Gerald Thompson is represented by Rayfield Allied worldwide.

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Gerald Thompson

Countertenor

  • His mercurial voice has real beauty of tone and plenty of room at the top...
    Opera Britannia
  • Countertenor Gerald Thompson has a beautiful voice, which he used with unusual sensitivity
    The Oregonian
  • Thompson is robustly expressive throughout his role…
    Times Colonist
  • In the role of Bertarido, Rodelinda’s much-put-upon husband, Gerald Thompson deployed a voice of unusual warmth and resonance.
    Seen and Heard International
  • American countertenor, Gerald Thompson, begins the season in the world premiere of Shell Shock – A Requiem of War by Nicholas Lens and Nick Cave at La Monnaie, a work commissioned to commemorate World War I. With this, he draws on his rich experience in contemporary music, having made his main stage debut at San Francisco Opera while he was an Adler Fellow in the role of Prince Go-Go Le Grand Macabre, the American premiere of Ligeti’s work. He appeared as Mike Teevee in Peter Ash’s operatic adaption of Charlie and the Chocolate Factory, The Golden Ticket, at Atlanta Opera, Hegai Esther at New York City Opera and his commended Royal Opera House, Covent Garden, debut as The Dog The Cunning Little Vixen under the baton of Charles Mackeras.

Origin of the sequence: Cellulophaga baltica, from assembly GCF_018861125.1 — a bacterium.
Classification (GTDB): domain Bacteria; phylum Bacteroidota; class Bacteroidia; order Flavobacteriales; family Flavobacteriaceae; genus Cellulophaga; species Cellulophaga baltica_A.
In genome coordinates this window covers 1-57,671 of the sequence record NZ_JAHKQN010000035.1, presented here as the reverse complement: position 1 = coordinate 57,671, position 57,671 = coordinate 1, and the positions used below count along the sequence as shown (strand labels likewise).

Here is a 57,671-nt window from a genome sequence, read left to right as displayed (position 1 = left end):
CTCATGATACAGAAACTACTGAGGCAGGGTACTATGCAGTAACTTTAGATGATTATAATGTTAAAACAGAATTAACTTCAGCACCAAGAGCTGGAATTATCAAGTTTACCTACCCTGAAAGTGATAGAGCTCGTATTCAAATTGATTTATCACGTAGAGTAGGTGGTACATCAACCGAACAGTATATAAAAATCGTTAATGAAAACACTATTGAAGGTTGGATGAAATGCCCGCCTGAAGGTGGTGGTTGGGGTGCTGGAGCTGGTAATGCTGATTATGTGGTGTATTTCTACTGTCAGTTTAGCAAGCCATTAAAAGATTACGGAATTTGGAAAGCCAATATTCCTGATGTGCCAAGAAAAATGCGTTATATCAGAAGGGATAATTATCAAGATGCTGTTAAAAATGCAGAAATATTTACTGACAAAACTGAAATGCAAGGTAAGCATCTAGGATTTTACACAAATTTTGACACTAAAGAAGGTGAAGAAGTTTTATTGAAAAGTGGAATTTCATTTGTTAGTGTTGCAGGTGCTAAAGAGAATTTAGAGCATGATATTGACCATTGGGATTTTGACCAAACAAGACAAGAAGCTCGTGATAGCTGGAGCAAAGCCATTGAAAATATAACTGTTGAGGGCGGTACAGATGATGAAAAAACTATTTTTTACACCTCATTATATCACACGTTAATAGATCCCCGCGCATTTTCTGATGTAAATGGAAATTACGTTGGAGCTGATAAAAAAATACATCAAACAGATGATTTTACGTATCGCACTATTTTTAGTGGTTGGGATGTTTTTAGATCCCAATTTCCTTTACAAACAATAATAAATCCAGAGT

Recent successes demonstrate Mr. Thompson’s versatility as a singer who is also at home in early music, where he has been much in demand as an interpreter of Handel. Included is his double-barrelled New York debut with both New York City Opera as Guido Flavio and The Metropolitan Opera as Tolomeo Giulio Cesare; he returned to The Metropolitan Opera for Bertarido (cover) Rodelinda, which he previously sang with great success at Pacific Opera Victoria and at Canadian Opera Company under the baton of Harry Bicket: “Gerald Thompson’s tone and virtuoso passagework well suited the tormented Bertarido and made for a hair-raising account of Vivi, tiranno!” raved Opera News.

    Other San Francisco Opera main stage roles include Prince Orlofsky Die Fledermaus, a role he later sang at Edmonton Opera, and Unulfo Rodelinda, a role he also sang at Portland Opera and revived for his European debut in Bilbao with Opera Barroca.

    • Die Fledermaus, Edmonton Opera
      January 2014

      The most interesting casting was the counter-tenor Gerald Thompson in the trouser-role of Orlofsky. It was a bold idea, and it works, though only because he has such a marvellous voice (one I would dearly like to hear in more conventional counter-tenor roles).
      Mark Morris, Edmonton Journal
    • Teseo, Chicago Opera Theatre
      April 2012

      As Egeo, whose attraction to Agilea leads him to become ensnared by Medea’s wiles, countertenor Gerald Thompson was a worthy semi-villain, characterizing well and cutting loose with some imposing top notes in his bravura aria, Voglio stragi, e voglio morte.
      Lawrence A. Johnson, The Classical Review
      In the black-hatted role of Egeo, the cad who tosses Medea aside and commandeers Agilea from her true love, countertenor Gerald Thompson displayed vocal warmth that nearly made one forget the king’s dastardly intent.
      Lawrence B. Johnson, Chicago on the aisle
    • The Cunning Little Vixen, Royal Opera House